Here's a sampling of some of the things I've been reading and reviewing this week. The hope is that these bite-sized sections of books, articles, blog posts, etc will stand on their own and be beneficial in-and-of-themselves. But I also hope that some of you will like these excerpts enough that they pull you into the larger work from which they've been taken.
Let's start sampling:
Skye Jethani, "Is Church Too Easy? Brain research says our efforts to make church comfortable may backfire." Posted online at skyejethani.com, on August 29, 20914.
"Recent brain research has shown that when a person is comfortable the more analytical functions of the brain necessary for learning remain disengaged. Psychologists refer to the brain as having a 'system one' and a 'system two.' System one is the more intuitive functioning that is active when relaxed, like when vegetating in front of a television or listening to a simple, clear sermon in a comfortable seat on Sunday morning.
"System two is the analytical functioning of the brain that is required to rethink assumptions, challenge ideas, and construct new behaviors and beliefs. System two must be active to learn. Research shows that the brain shifts gears from system one to system two when it is forced to work; when it is challenged and uncomfortable....
"These findings have made me rethink my tactics when preaching or teaching. I used to believe the best communication was crystal clear, simple, and easy to listen to....But is easier the right goal or should we be seeking engagement which requires more work on the part of our listeners rather than less? ...If someone is going to 'get' something from my sermon, I now want them to have to work for it–at least a little.
"....Jesus taught in a manner that engaged his listeners and challenged them. He expected them to work in order to understand his teaching. He asked them questions, wrapped his teaching in opaque parables, and often taught in distracting settings. Jesus was anything but crystal clear, simple, and easy to listen to. Even now, when we engage his teaching through the Gospels, it requires effort–and a large dose of grace–to understand his words."
Click here to see the full post from which this excerpt was taken. Please note the usual disclaimer, that my recommendation of this post is not necessarily an endorsement of everything else on the site where this was posted.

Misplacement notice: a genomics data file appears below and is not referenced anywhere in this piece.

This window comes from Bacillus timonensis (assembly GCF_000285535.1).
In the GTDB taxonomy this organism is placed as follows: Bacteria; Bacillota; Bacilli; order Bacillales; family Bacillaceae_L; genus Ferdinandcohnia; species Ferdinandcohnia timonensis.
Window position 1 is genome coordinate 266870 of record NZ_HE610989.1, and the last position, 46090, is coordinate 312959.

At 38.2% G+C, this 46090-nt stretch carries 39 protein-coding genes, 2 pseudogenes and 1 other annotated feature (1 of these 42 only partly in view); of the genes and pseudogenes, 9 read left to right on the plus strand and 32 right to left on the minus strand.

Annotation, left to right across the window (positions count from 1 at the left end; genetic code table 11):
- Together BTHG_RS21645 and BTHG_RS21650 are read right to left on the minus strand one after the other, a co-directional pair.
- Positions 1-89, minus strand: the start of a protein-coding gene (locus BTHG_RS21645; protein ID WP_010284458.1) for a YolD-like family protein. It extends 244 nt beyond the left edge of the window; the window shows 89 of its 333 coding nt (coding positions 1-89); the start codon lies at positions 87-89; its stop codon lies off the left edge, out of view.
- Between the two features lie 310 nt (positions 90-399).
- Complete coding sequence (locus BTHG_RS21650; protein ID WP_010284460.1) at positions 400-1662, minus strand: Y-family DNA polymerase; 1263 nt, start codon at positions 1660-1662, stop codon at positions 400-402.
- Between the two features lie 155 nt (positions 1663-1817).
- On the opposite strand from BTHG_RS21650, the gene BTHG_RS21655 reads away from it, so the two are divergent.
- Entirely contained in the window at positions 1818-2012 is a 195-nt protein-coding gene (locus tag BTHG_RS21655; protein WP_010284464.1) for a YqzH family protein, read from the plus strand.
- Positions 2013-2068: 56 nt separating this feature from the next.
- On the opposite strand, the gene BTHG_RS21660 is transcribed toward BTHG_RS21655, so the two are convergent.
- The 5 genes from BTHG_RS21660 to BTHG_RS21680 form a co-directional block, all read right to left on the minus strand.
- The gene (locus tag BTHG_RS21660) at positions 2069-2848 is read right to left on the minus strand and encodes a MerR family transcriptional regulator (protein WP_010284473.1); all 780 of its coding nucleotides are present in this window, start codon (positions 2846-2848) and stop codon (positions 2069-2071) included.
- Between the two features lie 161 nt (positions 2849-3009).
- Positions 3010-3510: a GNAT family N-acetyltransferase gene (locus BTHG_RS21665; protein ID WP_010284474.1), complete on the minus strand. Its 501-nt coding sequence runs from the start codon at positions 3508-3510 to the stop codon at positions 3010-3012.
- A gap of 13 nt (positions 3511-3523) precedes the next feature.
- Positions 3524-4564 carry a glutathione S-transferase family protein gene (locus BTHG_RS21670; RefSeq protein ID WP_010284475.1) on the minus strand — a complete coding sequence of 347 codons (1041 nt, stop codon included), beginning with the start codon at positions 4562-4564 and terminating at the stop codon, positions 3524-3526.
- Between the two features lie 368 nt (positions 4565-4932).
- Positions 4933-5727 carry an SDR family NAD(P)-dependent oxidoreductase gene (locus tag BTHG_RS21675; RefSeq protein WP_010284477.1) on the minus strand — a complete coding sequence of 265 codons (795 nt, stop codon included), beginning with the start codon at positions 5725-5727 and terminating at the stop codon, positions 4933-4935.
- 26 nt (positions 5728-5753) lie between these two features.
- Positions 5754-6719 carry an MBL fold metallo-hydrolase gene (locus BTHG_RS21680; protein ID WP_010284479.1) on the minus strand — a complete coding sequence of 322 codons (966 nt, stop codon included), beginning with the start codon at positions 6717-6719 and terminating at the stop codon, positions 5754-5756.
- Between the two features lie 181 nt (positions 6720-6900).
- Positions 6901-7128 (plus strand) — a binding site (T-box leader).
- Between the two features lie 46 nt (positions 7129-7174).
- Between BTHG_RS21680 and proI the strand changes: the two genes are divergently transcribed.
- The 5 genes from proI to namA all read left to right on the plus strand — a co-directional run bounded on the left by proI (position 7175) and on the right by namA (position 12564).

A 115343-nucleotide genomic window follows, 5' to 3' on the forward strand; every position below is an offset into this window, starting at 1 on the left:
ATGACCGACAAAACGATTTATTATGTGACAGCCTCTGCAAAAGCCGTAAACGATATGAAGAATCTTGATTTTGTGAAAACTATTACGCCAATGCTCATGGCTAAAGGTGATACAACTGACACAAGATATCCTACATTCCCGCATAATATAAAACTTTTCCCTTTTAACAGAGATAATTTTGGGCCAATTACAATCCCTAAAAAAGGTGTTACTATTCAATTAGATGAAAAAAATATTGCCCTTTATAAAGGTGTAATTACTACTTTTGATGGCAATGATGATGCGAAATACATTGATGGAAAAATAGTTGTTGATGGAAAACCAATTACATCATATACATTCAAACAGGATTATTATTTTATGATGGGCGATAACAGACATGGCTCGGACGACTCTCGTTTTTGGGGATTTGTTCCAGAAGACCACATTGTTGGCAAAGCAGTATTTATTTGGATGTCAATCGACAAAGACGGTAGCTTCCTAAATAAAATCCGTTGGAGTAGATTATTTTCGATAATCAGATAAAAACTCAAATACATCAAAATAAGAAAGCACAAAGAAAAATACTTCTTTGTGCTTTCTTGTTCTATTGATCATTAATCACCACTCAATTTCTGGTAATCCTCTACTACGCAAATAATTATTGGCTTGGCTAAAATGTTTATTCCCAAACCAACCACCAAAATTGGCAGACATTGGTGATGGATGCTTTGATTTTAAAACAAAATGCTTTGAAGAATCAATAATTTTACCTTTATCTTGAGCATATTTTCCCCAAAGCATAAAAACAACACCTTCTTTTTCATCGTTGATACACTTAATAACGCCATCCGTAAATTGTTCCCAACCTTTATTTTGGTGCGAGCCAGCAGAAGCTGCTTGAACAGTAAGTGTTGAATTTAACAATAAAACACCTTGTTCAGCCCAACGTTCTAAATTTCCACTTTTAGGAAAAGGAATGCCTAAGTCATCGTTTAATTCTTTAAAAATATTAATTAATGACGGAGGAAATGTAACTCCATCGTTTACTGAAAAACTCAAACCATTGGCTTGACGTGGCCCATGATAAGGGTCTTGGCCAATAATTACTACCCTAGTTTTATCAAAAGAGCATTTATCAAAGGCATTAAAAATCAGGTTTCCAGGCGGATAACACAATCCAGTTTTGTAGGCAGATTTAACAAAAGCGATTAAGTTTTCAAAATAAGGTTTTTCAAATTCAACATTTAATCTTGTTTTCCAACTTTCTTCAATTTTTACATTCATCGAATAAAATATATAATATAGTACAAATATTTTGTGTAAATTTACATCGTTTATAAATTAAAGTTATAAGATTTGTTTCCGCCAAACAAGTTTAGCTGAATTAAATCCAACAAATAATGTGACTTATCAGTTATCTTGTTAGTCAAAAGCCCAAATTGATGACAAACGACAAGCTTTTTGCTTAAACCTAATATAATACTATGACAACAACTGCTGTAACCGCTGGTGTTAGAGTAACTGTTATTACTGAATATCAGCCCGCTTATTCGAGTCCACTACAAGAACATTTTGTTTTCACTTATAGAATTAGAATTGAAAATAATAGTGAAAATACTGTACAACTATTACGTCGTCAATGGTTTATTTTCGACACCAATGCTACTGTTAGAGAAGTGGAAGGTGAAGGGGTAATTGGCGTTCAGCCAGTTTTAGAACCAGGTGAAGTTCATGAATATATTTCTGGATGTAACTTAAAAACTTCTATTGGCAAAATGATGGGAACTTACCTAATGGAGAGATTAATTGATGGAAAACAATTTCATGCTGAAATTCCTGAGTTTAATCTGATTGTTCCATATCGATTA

Owen Strachan and Douglas Sweeney, Jonathan Edwards: Lover of God. Moody, 2010. pp. 82-83:
"For Edwards, truth and doctrine were not minor matters, mere footnotes of the Christian faith that believers arranged as they saw fit. If he and his fellow ministers tinkered with these truths, Christians would grow weak and worldly. Their minds would grow confused, their hearts weak, and men and women would suffer spiritually even as God lost glory due Him. If churches held fast to truth, however, and preached it passionately and vigorously, Christians would flourish and stand firm in their faith. They would taste the rich blessings of theological confidence and spiritual hope. Unbelievers would see this distinctive way of life and question their beliefs and behaviors. Though embattled, the church and its members would remain faithful and fruitful. God, observing and orchestrating these events from His throne, would gain glory.....Doctrine, then, was a means to love, the factory of passion, the genesis of joy."
Darren C. Marks, "The Mind Under Grace: Why theology is an essential nutrient for spiritual growth." in Christianity Today (March 2010), pp. 23-24:
"I see doctrine not as a boundary but as a compass. Its purpose is not to make Christians relevant or distinctive but rather to make them faithful in their contexts. Doctrine is a way of articulating what God's presence in the church and the world looks like. It can orient us by helping us...major in the majors.
"...I believe the crisis in the Western church is not about information itself but about the kind of information we absorb in our churches. Philosopher James K.A. Smith put it best: 'Theology is not some intellectual option that makes us "smart" Christians; it is the graced understanding that makes us faithful disciples."
Click here to be taken to Christianity Today's website where you can search for the full article from which this excerpt was taken, or find other articles broadly relevant to evangelical Christianity that may be of interest to you.
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